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Red Cross volunteers helping to provide hurricane relief to Florida residents

Damaged homes and debris are shown in the aftermath of Hurricane Ian on Sept. 29, 2022, in Fort Myers, Fla.
Wilfredo Lee
/
AP
Damaged homes and debris are shown in the aftermath of Hurricane Ian on Sept. 29, 2022, in Fort Myers, Fla.

As Ian exits Florida as a tropical storm, volunteers from the American Red Cross are working to help residents clean up and recover.

Regional Mass Care and Logistics Manager Rene Beezley spoke it to reporters in a crowded room of emergency response volunteers.

Beezley, who is serving as the deputy assistant director of response, said crews are moving from evacuating residents to getting them into recovery shelters around the state.

"Now we can get out on the streets we can start to get our emergency response vehicles," Beezley explained. "Then all of our shelters that were evacuation shelters, if people weren't affected in those evacuation shelters now, we're transitioning them to the southern locations that need to become recovery shelters."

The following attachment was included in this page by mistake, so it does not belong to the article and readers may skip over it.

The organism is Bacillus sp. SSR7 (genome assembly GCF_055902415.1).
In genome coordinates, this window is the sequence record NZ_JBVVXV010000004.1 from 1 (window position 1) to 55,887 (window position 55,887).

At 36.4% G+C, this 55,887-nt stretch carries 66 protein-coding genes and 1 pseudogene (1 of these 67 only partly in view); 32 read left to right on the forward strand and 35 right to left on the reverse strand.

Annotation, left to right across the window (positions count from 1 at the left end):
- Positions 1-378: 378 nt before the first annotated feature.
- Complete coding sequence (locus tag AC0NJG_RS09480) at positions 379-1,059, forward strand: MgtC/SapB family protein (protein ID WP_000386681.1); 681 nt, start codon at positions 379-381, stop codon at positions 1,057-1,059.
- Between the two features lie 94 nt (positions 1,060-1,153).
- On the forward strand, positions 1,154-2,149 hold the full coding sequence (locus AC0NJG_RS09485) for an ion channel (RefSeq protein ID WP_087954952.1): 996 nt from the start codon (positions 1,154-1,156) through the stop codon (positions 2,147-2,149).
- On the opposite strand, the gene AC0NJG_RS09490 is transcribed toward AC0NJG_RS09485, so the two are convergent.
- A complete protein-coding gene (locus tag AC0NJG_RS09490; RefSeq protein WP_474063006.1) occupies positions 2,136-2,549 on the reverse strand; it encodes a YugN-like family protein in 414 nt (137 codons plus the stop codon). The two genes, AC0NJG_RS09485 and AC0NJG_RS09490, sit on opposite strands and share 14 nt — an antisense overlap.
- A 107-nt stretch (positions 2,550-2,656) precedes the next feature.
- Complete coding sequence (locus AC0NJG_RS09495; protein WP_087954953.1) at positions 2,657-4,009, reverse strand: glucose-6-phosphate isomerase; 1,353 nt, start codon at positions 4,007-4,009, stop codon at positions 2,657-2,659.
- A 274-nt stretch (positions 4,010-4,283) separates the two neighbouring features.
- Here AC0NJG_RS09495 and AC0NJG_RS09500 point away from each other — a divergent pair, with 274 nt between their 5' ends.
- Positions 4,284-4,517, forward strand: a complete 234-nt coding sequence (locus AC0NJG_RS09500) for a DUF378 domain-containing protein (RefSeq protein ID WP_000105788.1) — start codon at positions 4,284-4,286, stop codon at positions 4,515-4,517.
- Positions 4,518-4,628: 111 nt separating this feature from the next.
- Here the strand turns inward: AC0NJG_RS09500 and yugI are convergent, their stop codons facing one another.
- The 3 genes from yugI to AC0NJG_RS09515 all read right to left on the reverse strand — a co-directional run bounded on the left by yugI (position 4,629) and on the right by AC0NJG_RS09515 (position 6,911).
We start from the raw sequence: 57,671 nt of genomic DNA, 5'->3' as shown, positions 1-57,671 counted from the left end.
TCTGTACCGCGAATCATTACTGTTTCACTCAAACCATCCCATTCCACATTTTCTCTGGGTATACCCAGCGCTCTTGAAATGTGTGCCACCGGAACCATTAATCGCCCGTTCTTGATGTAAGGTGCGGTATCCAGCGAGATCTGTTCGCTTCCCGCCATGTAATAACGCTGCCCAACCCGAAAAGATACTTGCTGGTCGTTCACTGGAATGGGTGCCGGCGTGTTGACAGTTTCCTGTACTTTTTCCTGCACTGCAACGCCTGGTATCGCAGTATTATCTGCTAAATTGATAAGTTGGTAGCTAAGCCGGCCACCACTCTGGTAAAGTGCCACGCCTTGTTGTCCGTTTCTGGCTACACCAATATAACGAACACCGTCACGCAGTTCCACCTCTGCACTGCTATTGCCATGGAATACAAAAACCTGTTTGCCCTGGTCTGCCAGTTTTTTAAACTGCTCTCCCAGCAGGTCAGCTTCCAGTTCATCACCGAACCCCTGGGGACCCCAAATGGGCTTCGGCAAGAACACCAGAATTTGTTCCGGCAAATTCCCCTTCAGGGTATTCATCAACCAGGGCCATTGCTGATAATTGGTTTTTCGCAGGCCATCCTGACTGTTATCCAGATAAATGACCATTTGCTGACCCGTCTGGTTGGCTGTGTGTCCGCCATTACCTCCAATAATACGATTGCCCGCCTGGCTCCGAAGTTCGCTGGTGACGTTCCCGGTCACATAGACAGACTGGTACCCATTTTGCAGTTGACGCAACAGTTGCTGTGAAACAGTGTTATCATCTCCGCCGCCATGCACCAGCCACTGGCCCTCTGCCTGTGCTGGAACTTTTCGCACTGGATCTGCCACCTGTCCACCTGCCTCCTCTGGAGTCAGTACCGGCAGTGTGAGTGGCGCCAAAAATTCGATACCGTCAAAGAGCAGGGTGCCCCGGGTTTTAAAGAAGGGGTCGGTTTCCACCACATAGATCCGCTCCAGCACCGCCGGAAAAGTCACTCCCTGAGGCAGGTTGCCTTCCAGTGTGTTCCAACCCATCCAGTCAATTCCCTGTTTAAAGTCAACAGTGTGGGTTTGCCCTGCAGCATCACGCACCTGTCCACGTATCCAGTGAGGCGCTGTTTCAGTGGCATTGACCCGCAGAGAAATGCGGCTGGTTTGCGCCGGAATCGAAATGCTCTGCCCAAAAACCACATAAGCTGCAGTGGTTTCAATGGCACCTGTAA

Beezley described the devastation from Ian's impact as four times worse than when Hurricane Charley that hit Florida as a Category 4 storm in 2004.

"It's big," Beezley began. "It's a lot bigger than we thought it would be and the path was a lot bigger than the largest hurricane that had ever hit."

Emergency responders said they're currently working to shelter around 32,000 people within the next 42 to 72 hours.

Before making her way to Public Radio Tulsa, KWGS News Director Cassidy Mudd worked as an assignment editor and digital producer at a local news station. Her work has appeared on ABC, CBS, and NBC affiliates across the country.